Photocreo Bednarek - Fotolia
I cannot remember when I first heard of the Post Office scandal. I think I came across a piece in Private Eye 10 years ago. It is not often that news stories in that magazine feel so close and personal to me, vicar of a country parish in middle England, where the last time a story of national significance occurred was when one of our Home Guard nearly shot General De Gaulle by accident on a foggy morning in 1942.
But I remember realising, with a stab of alarm, that what had been happening to subpostmasters all over the country could have happened to our subpostmaster, Narinder, whose quiet and devoted service to our village was exemplary. She was the person who for my parishioners mediated officialdom, financial services and local news, and was held in affection, respect and trust.
She has since moved on, but to give you an idea of her character, in lockdown she and her husband contacted me with an offer to provide meals from their kitchen at home for anyone who was finding it difficult to manage shopping and cooking. The thought of Narinder being accused of theft, and prosecuted, convicted, ruined, sacked and maybe even imprisoned, was so awful it kept me awake that night.
So I continued to follow the story, and eventually got in contact with freelance broadcast journalist Nick Wallis, who directed me to Karl Flinders’ reporting in Computer Weekly, and I became familiar with the details of one of the most shocking scandals in public life of recent years. And I gradually came to realise that it was not just what happened to these subpostmasters, wrongly convicted on dodgy evidence, that was scandalous, but – even more ominous – many years later its victims were still waiting for redress, while those responsible for it just walked away, some of them honoured and rewarded.
How can it be that people in power knowingly connive to ruin others they know to be innocent, for that to be brought to light, and for them to get away with it?
“We need to uncover more detail and make connections if we want to understand what happened at the Post Office. The story that emerges will, I am sure, make uncomfortable reading, not only for the Post Office and Fujitsu, but for those in Westminster ultimately in charge. That is one powerful reason for asking for a statutory public inquiry”
Reverend Richard Coles
There is another angle to this, which I began to find compelling. The failure of the Horizon system at the Post Office is not the only example of a powerful organisation investing so much, materially and reputationally, in automating essential work through the use of IT that even the thought of it failing is unthinkable.
So what do you do when there are failures, as there always will be in any enterprise flawed humanity undertakes? You hope you would have robust enough governance to detect those failures, call a halt, work out what has happened, and fix it. But so often that does not happen, because resource-strapped organisations, doing essential, even statutorily sanctioned work, place their hope and trust in automation – with good reason. It is an amazingly powerful tool. I know from my own experience at board level in a housing association, as chancellor of a university that built a new campus for a digital age, and as someone who has worked in media for 30 years of ceaseless digitally driven change.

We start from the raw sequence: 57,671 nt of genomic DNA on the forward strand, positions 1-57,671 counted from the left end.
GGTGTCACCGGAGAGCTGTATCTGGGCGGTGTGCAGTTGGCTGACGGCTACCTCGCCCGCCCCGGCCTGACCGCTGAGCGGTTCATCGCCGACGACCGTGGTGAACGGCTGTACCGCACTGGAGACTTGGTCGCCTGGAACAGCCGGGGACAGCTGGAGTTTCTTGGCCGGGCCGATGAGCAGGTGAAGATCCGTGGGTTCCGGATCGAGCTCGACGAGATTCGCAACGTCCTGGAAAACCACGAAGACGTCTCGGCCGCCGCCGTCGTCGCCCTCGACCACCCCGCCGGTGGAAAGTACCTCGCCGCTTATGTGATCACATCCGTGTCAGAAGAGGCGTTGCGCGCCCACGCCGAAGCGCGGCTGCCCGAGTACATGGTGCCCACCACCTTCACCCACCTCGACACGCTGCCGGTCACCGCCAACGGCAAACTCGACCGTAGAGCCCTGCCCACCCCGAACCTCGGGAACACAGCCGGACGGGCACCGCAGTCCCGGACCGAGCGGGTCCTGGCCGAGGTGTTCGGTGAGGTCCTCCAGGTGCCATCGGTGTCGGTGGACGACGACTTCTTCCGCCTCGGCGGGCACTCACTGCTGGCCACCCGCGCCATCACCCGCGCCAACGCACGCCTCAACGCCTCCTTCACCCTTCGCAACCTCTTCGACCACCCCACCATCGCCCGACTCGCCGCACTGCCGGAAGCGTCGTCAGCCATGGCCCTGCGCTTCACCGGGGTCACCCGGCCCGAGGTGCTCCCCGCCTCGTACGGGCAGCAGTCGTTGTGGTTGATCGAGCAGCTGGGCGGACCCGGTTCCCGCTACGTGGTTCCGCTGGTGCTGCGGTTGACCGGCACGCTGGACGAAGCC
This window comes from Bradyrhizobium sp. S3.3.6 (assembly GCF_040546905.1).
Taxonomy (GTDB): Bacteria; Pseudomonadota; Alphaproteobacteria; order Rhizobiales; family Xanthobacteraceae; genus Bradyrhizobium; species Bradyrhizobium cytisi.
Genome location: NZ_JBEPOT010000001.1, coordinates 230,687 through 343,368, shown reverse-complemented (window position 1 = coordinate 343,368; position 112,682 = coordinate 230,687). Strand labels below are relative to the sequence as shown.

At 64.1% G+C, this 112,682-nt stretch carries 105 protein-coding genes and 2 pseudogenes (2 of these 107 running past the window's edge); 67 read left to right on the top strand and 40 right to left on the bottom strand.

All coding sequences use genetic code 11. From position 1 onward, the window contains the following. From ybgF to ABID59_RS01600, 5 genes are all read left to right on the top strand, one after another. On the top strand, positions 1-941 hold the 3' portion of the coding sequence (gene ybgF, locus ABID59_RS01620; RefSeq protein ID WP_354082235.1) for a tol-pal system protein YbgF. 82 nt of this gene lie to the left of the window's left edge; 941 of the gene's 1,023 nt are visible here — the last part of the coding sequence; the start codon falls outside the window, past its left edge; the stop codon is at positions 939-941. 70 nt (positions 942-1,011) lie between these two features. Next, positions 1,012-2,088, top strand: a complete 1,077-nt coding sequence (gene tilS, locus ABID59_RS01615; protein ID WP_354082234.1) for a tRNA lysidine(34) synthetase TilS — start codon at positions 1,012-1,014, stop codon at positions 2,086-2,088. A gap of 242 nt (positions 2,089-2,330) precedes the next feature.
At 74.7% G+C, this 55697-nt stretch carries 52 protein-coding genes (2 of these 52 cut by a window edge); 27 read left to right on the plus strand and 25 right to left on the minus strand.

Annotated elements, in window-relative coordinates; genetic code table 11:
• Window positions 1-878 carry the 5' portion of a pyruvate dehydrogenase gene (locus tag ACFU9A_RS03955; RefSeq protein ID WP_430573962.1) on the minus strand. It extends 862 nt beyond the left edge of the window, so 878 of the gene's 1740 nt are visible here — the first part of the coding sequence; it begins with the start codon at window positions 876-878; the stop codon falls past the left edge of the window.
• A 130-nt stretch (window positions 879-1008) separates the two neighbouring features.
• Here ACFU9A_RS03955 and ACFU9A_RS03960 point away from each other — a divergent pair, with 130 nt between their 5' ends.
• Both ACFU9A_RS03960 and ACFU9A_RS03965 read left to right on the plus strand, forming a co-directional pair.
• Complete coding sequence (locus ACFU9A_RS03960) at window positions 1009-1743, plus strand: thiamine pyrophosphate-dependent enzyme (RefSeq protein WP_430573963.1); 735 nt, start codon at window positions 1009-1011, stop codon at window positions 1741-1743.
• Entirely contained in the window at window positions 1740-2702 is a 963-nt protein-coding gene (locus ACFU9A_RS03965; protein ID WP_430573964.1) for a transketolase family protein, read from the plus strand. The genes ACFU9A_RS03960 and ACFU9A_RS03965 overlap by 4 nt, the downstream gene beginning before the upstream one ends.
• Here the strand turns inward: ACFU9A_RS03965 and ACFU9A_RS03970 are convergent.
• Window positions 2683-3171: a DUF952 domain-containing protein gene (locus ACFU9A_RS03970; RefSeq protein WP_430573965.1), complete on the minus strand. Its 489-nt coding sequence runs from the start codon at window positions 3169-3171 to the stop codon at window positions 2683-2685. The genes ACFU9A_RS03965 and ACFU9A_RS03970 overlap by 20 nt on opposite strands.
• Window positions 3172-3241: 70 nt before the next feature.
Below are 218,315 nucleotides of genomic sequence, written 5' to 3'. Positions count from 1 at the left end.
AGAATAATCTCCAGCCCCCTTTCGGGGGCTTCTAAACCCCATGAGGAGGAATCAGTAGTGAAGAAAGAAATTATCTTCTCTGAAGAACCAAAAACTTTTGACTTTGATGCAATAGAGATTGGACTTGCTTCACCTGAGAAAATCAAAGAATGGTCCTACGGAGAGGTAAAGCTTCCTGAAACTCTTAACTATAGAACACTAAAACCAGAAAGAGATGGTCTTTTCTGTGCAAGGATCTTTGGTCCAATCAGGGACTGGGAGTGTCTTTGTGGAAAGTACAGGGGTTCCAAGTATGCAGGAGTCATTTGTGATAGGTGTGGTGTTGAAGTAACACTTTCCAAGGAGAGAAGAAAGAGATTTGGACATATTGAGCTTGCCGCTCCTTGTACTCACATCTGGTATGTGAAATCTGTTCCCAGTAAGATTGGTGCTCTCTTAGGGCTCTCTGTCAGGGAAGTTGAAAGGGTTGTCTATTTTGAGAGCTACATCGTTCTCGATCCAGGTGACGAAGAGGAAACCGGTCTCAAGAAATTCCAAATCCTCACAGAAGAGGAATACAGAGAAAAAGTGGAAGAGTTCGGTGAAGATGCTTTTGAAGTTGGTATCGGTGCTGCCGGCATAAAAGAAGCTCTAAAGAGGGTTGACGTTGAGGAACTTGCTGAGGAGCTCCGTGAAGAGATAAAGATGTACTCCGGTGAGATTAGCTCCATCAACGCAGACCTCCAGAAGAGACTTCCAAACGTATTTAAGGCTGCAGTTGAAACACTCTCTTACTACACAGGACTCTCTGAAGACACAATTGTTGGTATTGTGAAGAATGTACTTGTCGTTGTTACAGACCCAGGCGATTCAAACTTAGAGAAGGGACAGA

I guess the extraordinary turnaround at the Post Office, as a business, under Paula Vennells’ leadership, is in part due to a strategy built on digital. Whatever it was, an organisation losing £120m a year, in dramatically short order, became a profitable one – big payday and a CBE for the departing CEO. I wonder if that tells us what the priorities were for senior management at the Post Office, the Department of Business Energy and Industrial Strategy (BEIS), to which they reported, and at Fujitsu, which supplied the system? A success so sought after and so spectacular that this counter-narrative of a flawed system with such disastrous consequences could not be admitted?
Reverend Richard Coles
I have experienced, less spectacularly, that feeling of helplessness when a complex situation, in which human interest conflicts with organisational needs, drops you into a Kafkaesque narrative in which reason and dignity and basic humanity are pushed to the edges. The integrity of the system is the first priority, and if people suffer injury as a consequence it is acceptable as collateral damage.
Of course, it is not acceptable, and as light begins to shine on what happened at the Post Office, there are fewer dark corners for people to hide their misdeeds, or cowardice, or indifference. At the moment, we see through a glass darkly, but thanks to the brilliant journalism of Karl and Nick, and through the growing number of court judgments, and lengthening litany of misdeeds, more is revealed.
But we need to uncover more detail and make connections if we want to understand what happened. The story that emerges will, I am sure, make uncomfortable reading, not only for the Post Office and Fujitsu, but for those in Westminster ultimately in charge. That is one powerful reason for asking for a statutory public inquiry.
The government has announced an inquiry, chaired by a former judge, but it does not have the power to compel witnesses, and the subpostmasters have declined to engage with it. That should in itself be reason enough to upgrade, but it is, of course, not only about justice for the subpostmasters and restitution and compensation – although it is certainly those things – it is also about public trust.
We need to know that everything will be done to mitigate the risk of an appalling scandal like this happening again.
We need to know that when there is a massive miscarriage of justice, what went wrong will be put right.
We need to know that our trust in British justice is not misplaced.
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